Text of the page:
Three students sit at a table that’s almost too big for the room in the basement of the Barbara Hodel Center. Brushes, paints, and colored pencils are laid out across the table for them all to share. Freshman Hope Thompson is painting a field at sunset; she’s using a bristled brush to add texture to the green grass and lavender sky. She’s intensely focused, but a faint smile flickers across her face as she listens to Elizabeth Brown and Caitlin Banks talk while they work on their own creations. Landscape art hangs on the walls.
The Art Society, one of campus's many student clubs, has been a part of PHC for years. A small group of students meet once a week to create and discuss art. Until this semester, they used whatever space was best available to them.
“[Freshman] Hannah Bruck met with some student senators to talk about purchasing art supplies for the student lounge,” junior Elyse Burgess said. The club had met in the student lounge for the past couple of semesters. The Student Senate passed a bill that would allow them to purchase supplies with school money, but Dean Sandra Corbitt intervened, explaining that the supplies could damage the carpet if people accidentally stepped on them. Corbitt and Student Body President Ethan Snider came up with another idea: convert an unused office on the lower level of Hodel into an art room.
“It’s been super awesome for the Art Society to have a place to call home,” Burgess said. The club regularly holds meetings there on Sunday afternoons when people get back from church, although Burgess said that might change.
“It’s so nice to have a dedicated space with supplies,” sophomore Elizabeth Brown noted. The student lounge had a lot of traffic from students outside the club passing through. Everyone also had to bring their own supplies. The new space has a supply closet, so the only thing people usually bring is paper. She said they still get some excess traffic, but not to the same extent they did when they were upstairs.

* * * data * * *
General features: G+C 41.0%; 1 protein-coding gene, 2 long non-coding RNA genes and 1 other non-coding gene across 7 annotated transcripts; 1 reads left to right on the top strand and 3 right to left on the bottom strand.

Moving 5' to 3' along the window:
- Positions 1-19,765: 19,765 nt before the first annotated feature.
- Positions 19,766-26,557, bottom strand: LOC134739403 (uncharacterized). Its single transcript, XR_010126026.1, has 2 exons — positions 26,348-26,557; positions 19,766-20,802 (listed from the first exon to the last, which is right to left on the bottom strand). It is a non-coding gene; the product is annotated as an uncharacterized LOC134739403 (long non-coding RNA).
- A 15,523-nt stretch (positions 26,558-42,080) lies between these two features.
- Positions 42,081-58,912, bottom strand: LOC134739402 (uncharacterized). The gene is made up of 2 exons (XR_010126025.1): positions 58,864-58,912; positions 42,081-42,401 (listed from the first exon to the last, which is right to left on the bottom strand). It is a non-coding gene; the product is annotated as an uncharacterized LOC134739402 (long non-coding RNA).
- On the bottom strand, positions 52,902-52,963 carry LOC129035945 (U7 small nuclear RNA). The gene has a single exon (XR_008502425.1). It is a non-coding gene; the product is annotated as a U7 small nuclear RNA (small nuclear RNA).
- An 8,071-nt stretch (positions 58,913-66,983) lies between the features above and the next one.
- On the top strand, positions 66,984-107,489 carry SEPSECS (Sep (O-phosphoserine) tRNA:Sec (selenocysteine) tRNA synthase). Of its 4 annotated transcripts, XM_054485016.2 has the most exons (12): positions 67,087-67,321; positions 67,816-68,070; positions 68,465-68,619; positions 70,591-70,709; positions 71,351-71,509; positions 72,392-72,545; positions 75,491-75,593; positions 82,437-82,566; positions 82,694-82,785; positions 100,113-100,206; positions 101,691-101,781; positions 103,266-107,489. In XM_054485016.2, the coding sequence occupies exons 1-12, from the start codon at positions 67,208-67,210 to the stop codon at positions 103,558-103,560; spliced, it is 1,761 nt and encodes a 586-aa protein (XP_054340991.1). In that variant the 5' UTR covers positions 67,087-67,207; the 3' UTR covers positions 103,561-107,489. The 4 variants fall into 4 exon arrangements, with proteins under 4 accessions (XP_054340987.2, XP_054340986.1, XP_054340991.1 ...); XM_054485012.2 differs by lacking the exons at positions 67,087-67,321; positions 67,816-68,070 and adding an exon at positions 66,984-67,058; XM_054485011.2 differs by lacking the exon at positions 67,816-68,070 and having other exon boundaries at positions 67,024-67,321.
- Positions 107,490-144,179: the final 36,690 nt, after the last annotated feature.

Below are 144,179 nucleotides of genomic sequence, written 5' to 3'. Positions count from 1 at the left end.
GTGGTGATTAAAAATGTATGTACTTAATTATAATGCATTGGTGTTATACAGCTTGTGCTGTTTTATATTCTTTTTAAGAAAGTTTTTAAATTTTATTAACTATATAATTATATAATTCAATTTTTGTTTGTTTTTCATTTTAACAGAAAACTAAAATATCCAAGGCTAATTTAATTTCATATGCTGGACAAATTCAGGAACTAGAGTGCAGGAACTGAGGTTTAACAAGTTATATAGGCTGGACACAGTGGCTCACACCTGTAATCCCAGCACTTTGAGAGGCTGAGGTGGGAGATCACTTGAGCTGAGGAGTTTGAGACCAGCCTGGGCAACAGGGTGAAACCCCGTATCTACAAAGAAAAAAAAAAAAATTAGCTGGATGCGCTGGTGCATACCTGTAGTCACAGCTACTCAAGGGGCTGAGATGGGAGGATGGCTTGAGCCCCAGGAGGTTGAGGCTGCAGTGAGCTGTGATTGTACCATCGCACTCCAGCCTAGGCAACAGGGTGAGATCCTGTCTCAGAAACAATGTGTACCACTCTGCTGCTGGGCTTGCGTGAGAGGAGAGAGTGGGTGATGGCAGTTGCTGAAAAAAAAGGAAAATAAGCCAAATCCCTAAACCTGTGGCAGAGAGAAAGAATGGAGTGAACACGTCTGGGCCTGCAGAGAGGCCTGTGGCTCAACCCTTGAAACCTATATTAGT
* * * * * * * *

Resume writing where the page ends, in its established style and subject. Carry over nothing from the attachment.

“It’s great to have people to talk about art with,” Brown said. She likes the shared space because she feels it’s a great way for the students to offer encouragement to each other.
“It’s a good time to devote to art,” Burgess said. She doodles in notebooks but said it’s hard for her to devote time to bigger projects. The Art Society helps with that. Like Brown, Burgess values the community created by the club. It brings artists together and has helped her make new friends.
Burgess is the unofficial leader of the club. She reaches out to other students to plan meetings and has been the most regular attendee since her freshman year.
“I’ve had bigger plans for the Art Society for a while,” Burgess said. She wants to do a Bob Ross paint-along that would welcome both artists and non-artists, although she said they would need funds for more art supplies in order to do that. When the weather warms up, Burgess will try to organize an event outside where students could paint what they see in nature.
“I would really like to give Art Society longevity before I graduate,” Burgess said. She said that the current freshman class has a lot of talent, and she hopes that they will keep up with the club after she’s gone. “Art Society will always have a presence on campus as long as there are people dedicated to it,” she said.